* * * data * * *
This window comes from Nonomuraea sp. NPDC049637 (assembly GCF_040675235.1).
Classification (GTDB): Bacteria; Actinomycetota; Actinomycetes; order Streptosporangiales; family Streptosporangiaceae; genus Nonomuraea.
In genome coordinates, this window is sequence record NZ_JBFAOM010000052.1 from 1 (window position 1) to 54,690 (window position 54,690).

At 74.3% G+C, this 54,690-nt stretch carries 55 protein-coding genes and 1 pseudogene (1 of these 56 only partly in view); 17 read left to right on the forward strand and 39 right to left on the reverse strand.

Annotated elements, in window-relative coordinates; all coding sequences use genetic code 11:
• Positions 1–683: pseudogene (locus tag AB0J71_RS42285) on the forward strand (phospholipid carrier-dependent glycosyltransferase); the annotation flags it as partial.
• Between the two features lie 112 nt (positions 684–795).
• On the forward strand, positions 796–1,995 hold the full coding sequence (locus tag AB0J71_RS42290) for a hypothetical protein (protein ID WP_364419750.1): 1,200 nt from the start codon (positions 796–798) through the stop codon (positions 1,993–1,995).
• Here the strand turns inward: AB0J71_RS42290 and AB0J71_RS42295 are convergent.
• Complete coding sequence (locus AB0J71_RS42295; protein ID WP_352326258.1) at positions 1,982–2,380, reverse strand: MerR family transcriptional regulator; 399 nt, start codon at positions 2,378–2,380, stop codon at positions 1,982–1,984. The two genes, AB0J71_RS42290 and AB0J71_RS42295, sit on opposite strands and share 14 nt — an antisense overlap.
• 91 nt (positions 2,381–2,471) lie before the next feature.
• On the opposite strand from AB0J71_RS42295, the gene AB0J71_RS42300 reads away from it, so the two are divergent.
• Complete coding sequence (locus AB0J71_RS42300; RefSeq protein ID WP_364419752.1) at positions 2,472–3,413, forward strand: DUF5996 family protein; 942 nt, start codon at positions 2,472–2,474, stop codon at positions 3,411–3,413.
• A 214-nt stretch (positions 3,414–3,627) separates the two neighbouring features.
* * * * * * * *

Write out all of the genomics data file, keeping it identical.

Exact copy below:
This window comes from Nonomuraea sp. NPDC049637 (assembly GCF_040675235.1).
Classification (GTDB): Bacteria; Actinomycetota; Actinomycetes; order Streptosporangiales; family Streptosporangiaceae; genus Nonomuraea.
In genome coordinates, this window is sequence record NZ_JBFAOM010000052.1 from 1 (window position 1) to 54,690 (window position 54,690).

At 74.3% G+C, this 54,690-nt stretch carries 55 protein-coding genes and 1 pseudogene (1 of these 56 only partly in view); 17 read left to right on the forward strand and 39 right to left on the reverse strand.

Annotated elements, in window-relative coordinates; all coding sequences use genetic code 11:
• Positions 1–683: pseudogene (locus tag AB0J71_RS42285) on the forward strand (phospholipid carrier-dependent glycosyltransferase); the annotation flags it as partial.
• Between the two features lie 112 nt (positions 684–795).
• On the forward strand, positions 796–1,995 hold the full coding sequence (locus tag AB0J71_RS42290) for a hypothetical protein (protein ID WP_364419750.1): 1,200 nt from the start codon (positions 796–798) through the stop codon (positions 1,993–1,995).
• Here the strand turns inward: AB0J71_RS42290 and AB0J71_RS42295 are convergent.
• Complete coding sequence (locus AB0J71_RS42295; protein ID WP_352326258.1) at positions 1,982–2,380, reverse strand: MerR family transcriptional regulator; 399 nt, start codon at positions 2,378–2,380, stop codon at positions 1,982–1,984. The two genes, AB0J71_RS42290 and AB0J71_RS42295, sit on opposite strands and share 14 nt — an antisense overlap.
• 91 nt (positions 2,381–2,471) lie before the next feature.
• On the opposite strand from AB0J71_RS42295, the gene AB0J71_RS42300 reads away from it, so the two are divergent.
• Complete coding sequence (locus AB0J71_RS42300; RefSeq protein ID WP_364419752.1) at positions 2,472–3,413, forward strand: DUF5996 family protein; 942 nt, start codon at positions 2,472–2,474, stop codon at positions 3,411–3,413.
• A 214-nt stretch (positions 3,414–3,627) separates the two neighbouring features.